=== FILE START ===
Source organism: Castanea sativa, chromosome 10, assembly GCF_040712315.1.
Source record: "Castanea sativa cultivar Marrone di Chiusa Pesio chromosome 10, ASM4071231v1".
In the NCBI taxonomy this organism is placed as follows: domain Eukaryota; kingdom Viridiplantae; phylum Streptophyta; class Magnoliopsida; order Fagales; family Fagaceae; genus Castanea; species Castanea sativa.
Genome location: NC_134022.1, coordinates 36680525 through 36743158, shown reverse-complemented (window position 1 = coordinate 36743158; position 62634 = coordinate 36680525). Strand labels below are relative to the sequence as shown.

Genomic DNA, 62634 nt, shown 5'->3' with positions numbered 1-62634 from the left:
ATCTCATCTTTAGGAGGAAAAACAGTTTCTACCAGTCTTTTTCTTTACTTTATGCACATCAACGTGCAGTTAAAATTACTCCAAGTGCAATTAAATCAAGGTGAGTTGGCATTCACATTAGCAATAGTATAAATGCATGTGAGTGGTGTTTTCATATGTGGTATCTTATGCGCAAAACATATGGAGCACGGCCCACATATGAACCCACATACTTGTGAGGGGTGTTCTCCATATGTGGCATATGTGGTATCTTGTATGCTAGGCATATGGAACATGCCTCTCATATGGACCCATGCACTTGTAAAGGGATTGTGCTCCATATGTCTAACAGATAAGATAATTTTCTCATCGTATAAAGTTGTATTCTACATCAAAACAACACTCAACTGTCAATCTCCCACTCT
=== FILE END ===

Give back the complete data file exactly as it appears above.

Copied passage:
Source organism: Castanea sativa, chromosome 10, assembly GCF_040712315.1.
Source record: "Castanea sativa cultivar Marrone di Chiusa Pesio chromosome 10, ASM4071231v1".
In the NCBI taxonomy this organism is placed as follows: domain Eukaryota; kingdom Viridiplantae; phylum Streptophyta; class Magnoliopsida; order Fagales; family Fagaceae; genus Castanea; species Castanea sativa.
Genome location: NC_134022.1, coordinates 36680525 through 36743158, shown reverse-complemented (window position 1 = coordinate 36743158; position 62634 = coordinate 36680525). Strand labels below are relative to the sequence as shown.

Genomic DNA, 62634 nt, shown 5'->3' with positions numbered 1-62634 from the left:
ATCTCATCTTTAGGAGGAAAAACAGTTTCTACCAGTCTTTTTCTTTACTTTATGCACATCAACGTGCAGTTAAAATTACTCCAAGTGCAATTAAATCAAGGTGAGTTGGCATTCACATTAGCAATAGTATAAATGCATGTGAGTGGTGTTTTCATATGTGGTATCTTATGCGCAAAACATATGGAGCACGGCCCACATATGAACCCACATACTTGTGAGGGGTGTTCTCCATATGTGGCATATGTGGTATCTTGTATGCTAGGCATATGGAACATGCCTCTCATATGGACCCATGCACTTGTAAAGGGATTGTGCTCCATATGTCTAACAGATAAGATAATTTTCTCATCGTATAAAGTTGTATTCTACATCAAAACAACACTCAACTGTCAATCTCCCACTCT